Curiously I often feel people who have not necessarily studied art, speak their opinion more openly than your art audience would. I know that your work created quite a stir in terms of responses when we were installing the work and I’m interested in how you respond to this?
I loved having the range of different responses. It’s great when people speak about art and aren’t worried about having to sound perfect, or like they ‘get it’. People who haven’t studied art or don’t come from an artistic background definitely don’t discuss work in the same way – in my experience at art school I found that conversations could tend to talk around the work instead of about what was in front of them. I have always liked that my work tends to evoke polar reactions from people, so to get to experience it in such a straightforward manner was great – it was really refreshing to have people see the work and have an instant reaction, not holding back or worrying that what they were saying wasn’t the right thing.
Is it important to you that people like your work?
It’s not important to me that people like it, though I would be lying if I said that if someone truly hated it that I wouldn’t care – but I would be interested to know what it was in my work that evoked that reaction. It’s more important to me that people feel something when they look at it. The work is relatively non-descriptive, so it’s interesting to see what it is that it brings out in people. Of course it would be brilliant if everyone liked them all of the time because so much of me goes into my practice, but actually it’s a good thing to have there be people who don’t like it. It challenges you to evaluate your own work, and keeps things interesting.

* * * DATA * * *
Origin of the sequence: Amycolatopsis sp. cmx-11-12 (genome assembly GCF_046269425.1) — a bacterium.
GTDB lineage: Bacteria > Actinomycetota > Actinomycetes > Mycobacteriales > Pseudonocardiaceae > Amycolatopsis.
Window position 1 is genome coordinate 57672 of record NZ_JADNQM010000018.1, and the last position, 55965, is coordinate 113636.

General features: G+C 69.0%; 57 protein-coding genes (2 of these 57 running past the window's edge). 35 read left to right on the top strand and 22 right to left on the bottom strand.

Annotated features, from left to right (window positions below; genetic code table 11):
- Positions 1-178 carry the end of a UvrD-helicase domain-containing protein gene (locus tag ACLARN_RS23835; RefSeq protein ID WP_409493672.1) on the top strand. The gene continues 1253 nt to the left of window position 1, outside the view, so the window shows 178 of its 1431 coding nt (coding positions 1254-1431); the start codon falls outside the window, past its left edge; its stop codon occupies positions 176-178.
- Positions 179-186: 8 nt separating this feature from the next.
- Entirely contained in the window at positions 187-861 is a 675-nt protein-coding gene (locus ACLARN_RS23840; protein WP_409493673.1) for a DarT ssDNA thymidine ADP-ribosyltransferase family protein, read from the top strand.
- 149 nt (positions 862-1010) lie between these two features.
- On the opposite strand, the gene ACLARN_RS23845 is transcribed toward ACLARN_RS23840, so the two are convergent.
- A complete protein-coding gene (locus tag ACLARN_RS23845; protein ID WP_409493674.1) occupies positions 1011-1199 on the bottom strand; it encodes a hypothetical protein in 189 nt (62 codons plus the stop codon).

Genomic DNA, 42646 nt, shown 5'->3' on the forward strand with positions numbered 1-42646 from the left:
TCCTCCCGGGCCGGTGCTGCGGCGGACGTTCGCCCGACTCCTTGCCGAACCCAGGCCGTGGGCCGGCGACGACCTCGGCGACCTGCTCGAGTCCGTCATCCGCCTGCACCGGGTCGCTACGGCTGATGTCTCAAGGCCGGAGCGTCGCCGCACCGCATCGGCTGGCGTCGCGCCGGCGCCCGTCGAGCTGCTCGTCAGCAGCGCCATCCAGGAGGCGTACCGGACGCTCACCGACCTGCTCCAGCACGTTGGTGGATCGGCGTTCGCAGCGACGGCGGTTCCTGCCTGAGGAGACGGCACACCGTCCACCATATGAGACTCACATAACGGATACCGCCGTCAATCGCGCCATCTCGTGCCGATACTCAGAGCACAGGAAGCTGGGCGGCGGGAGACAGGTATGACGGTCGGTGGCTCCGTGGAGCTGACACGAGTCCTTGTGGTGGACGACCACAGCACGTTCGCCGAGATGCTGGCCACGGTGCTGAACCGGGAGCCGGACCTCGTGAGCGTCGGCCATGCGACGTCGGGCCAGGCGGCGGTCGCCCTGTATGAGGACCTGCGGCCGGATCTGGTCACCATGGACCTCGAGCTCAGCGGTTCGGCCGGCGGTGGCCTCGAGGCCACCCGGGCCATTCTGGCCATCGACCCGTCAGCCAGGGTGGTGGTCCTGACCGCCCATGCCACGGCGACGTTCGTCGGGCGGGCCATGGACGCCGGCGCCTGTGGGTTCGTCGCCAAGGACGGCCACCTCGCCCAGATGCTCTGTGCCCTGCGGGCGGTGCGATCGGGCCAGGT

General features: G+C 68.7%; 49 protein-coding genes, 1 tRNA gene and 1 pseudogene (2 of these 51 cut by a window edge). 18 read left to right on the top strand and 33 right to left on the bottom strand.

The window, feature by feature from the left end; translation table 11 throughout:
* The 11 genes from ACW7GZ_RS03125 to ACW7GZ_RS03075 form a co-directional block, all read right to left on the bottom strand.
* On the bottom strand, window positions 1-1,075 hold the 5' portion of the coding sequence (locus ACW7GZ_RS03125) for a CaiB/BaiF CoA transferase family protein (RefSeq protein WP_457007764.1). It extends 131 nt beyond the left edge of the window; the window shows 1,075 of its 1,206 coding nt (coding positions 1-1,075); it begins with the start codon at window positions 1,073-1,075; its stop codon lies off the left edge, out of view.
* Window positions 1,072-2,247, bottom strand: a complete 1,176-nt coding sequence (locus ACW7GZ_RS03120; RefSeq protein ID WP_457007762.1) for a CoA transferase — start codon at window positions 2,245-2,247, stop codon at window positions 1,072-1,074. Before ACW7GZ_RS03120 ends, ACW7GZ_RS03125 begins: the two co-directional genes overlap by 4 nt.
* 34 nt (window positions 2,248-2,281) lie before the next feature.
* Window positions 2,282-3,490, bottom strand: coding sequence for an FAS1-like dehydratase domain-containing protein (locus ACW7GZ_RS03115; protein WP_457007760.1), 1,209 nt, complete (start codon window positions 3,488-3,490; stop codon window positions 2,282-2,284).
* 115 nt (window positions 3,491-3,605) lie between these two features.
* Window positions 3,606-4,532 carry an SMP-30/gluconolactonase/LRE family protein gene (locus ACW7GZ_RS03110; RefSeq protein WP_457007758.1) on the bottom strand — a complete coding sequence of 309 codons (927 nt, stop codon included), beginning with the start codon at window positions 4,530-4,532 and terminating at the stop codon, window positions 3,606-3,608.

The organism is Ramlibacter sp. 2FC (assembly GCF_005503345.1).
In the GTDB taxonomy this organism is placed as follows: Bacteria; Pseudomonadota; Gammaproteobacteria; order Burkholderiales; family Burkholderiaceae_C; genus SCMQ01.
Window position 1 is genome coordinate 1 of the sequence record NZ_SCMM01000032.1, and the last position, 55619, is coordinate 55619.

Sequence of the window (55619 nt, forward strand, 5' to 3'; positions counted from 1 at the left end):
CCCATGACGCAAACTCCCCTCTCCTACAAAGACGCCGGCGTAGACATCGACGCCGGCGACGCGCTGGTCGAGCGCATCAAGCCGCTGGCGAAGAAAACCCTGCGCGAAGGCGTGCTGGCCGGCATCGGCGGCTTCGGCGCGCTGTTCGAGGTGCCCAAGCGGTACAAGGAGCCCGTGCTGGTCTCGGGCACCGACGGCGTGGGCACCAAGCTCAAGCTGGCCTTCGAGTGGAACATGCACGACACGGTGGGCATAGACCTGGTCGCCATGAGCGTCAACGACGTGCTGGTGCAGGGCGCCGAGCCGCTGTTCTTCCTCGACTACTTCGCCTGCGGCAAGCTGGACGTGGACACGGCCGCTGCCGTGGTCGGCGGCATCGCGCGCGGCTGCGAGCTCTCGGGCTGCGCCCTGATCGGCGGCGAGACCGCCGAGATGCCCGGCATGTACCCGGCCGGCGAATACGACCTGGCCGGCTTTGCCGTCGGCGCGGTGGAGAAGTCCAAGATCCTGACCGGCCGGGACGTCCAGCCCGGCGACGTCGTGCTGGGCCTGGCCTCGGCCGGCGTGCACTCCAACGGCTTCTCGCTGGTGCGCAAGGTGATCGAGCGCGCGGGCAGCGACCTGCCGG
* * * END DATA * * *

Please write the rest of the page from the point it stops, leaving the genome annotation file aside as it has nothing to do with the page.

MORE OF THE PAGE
Have you found the experience interesting in reaching a wider audience?
Yes, definitely! I’m a big advocate for art being something accessible to everyone, so it was a real pleasure to be a part of the exhibition. It’s been great to be able to have my work viewed by so many people – especially people that might not ordinarily get to see it. I don’t think that art should be something constrained to a narrow audience and projects like this bring art into a wider consciousness and discourage the notion that art is an untouchable thing.
How would you justify your work to an audience that isn’t a fine art audience?
I generally tend to hope with my work that people will look at it and not have to analyse it, so I would probably justify it just the same as I would to a fine art audience. When people look at my work I want them just to look, and to be able to feel what they’re feeling and let their own narratives build in their head. Aspects like the aesthetic of them, such as the funny noses or the fast way that they’re painted can be a bit more difficult to explain to a public audience because they can be written off quickly as a bad painting. Whereas with an art audience I’ve found they tend to look a little deeper into it initially. However if challenged on it I wouldn’t feel any need to justify my work, I would be more interested to hear what their honest reaction is.
Having now shown work in Milton Keynes Hospital, I’m interested to know what your opinion of art in healthcare is?
Art in healthcare is a great way to get people to engage with treatment and to approach their health in a different way, whether it be with mental health or dealing with issues like chronic pain. I got to experience it first-hand taking part in the Arts For Health workshops, which encouraged people to be embrace their creativity and not worry about making work that was perfect.Making art is a really brilliant outlet, so to have it be a part of healthcare is wonderful.
Do you think your exhibition in the hospital will influence the way you work in the future?
Yes, getting to work with the public has encouraged me to continue to try and make art accessible to everyone, and to consider it in a wider context. What I displayed in the show was a real mix, some of it was work I’d made whilst at art school and others were ones that I’d made since graduating. It was good to be able to step back and look at my work and how it’s changed over time, and to get to work with people who challenged me.
What have you got coming up next?
I’m currently working on a couple of group shows in London, and recently took part in the exhibition ‘Be Bold For Change’ with adam&eveDDB as a part of International Women’s Day.
Roisin Callaghan in conversation with Hannah Wilson.
Find out more: hannahrosewilson.co.uk